Tag Archives: faith

Come Out and Go In …Quit Walking In Circles

They say that as people get older they forget things. I wouldn’t know because I’m still so young and dynamic, but can you imagine how it would be if you walked out of the front door of your home and realized that you’d forgotten where you were going?

I can’t remember if I’ve ever done that, but it would be quite a problem if I had.

That happened to God’s people once. God brought them out of Egypt to bring them into the place He had promised them. And they spent forty years wearing ruts in a desert circle. Actually, they never forgot where they were going. The problem was that their head was so full of where they came from, that they often looked looked back instead of forwards.

Which is surprising because where they came from wasn’t pretty. That’s why they were in the desert. They griped so much about slavery that God delivered them. Then they griped about the desert. Then they griped when they realized that their promised home wouldn’t be given them on a silver platter without a fight. Continue reading

Will you be happy in that little place in the mountains?

Will you be happy in that little place in the mountains?

A friend of mine put a picture of a rustic little house in the mountains on Facebook.  The little place could have sprung straight from a Thomas Kinkaide or Currier and Ives type photo.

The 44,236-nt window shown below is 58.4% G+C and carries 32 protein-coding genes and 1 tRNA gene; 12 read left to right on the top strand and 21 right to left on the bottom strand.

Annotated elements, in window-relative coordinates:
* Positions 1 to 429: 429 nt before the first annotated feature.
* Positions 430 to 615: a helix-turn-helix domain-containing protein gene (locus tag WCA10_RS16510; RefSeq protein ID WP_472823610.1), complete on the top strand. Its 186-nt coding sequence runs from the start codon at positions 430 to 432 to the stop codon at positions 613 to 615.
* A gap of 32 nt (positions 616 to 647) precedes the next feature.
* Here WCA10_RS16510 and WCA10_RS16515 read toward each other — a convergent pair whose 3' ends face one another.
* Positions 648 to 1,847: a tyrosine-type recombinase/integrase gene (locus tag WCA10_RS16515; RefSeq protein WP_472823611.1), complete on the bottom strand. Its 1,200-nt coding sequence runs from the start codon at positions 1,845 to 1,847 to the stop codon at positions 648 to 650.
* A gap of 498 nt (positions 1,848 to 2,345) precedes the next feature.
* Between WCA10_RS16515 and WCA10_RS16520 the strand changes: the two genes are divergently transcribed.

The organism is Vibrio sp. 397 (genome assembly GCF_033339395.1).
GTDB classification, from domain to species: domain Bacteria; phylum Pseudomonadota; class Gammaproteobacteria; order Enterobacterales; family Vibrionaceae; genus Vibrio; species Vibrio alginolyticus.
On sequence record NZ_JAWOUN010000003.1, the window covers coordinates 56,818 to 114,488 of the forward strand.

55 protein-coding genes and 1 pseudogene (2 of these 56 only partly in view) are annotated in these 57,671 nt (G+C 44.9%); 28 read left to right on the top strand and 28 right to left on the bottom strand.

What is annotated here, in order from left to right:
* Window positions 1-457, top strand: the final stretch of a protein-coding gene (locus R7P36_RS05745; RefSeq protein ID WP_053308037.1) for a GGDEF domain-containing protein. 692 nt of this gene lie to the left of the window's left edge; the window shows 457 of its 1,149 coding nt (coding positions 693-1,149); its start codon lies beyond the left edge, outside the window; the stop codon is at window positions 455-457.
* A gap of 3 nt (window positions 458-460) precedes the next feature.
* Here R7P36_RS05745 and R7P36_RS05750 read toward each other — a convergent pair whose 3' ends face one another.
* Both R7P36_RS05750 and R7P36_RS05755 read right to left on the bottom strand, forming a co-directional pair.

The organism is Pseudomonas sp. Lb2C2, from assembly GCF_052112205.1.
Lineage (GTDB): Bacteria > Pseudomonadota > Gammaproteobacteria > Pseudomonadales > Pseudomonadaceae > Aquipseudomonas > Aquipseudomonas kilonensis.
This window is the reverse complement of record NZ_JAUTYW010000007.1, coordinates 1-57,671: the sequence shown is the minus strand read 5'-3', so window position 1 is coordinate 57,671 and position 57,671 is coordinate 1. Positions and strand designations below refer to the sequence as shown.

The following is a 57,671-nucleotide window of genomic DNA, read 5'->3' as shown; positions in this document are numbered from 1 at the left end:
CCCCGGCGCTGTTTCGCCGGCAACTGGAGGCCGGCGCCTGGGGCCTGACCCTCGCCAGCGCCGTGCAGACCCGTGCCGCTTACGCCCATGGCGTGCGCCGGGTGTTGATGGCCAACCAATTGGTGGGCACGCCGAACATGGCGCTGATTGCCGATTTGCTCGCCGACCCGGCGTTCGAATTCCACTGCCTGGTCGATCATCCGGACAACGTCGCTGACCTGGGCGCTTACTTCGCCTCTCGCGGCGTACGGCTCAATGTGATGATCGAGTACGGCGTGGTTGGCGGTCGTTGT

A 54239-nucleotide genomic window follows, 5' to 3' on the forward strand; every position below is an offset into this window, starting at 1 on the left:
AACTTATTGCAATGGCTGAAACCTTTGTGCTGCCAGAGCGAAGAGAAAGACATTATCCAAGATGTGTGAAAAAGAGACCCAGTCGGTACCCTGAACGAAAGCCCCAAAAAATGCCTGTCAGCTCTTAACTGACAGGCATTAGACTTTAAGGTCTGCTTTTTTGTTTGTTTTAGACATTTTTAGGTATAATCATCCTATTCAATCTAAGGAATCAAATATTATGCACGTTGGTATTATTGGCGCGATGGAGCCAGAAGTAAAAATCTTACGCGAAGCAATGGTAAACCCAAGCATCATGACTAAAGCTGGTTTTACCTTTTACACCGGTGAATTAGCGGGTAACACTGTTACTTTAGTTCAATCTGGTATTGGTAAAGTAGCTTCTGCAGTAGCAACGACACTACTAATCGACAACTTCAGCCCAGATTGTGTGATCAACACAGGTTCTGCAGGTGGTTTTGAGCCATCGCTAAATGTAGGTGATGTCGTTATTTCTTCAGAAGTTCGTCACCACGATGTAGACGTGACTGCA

And I could see myself living there, walking around all day wearing blue jeans and a flannel shirt, chopping wood, killing squirrels (bears are too mean) and living life as it was meant to be lived.

It makes you kind of weepy just thinking about it.

Only problem is: I’ve found that rustic places are often more fun to look at than to live in. Continue reading

Did You See God?

He’s there. Look!

http://www.joshuabell.com/photos

http://www.joshuabell.com/photos

“No one knew it, but the fiddler standing against a bare wall outside the Metro in an indoor arcade at the top of the escalators was one of the finest classical musicians in the world, playing some of the most elegant music ever written on one of the most valuable violins ever made,” wrote Gene Weingarten in an article in the Washington Post.

The violinist was Joshua Bell who had filled the house at Boston’s Symphony Hall three nights before, where good seats went for $100 or more. He played this day on a violin handcrafted in 1713 by Antonio Stradivari, for which he was reported to have paid 3.5 million dollars.

Those people in the metro station were in for a treat! A free forty-five minute concert by one of the world’s greatest violinists on one of the finest instruments in the world.

Only no one knew it was Bell. He just stood there and played his heart out. That morning of the 1,070 people who hurried by, seven people stopped to take in the performance, at least for a minute. He got $32 for 45 minutes work. Continue reading

Dying Of Laughter

laughing

A sketch from the British television show “Monty Python’s Flying Circus” imagines what it would be like to fall dead from the funniest joke in the world.

Supposedly during World War II, Ernest Scribbler, a British “manufacturer of jokes” (Michael Palin), creates “the funniest joke in the world” and  dies laughing.

According to Wikipedia, “The British Army test the joke on Salisbury Plain against a rifleman (Terry Jones), then translate it into German. Each translator only translates one word of the joke, so as not to be killed by reading the whole joke. One of them saw two words of the joke and had to spend a few weeks in hospital.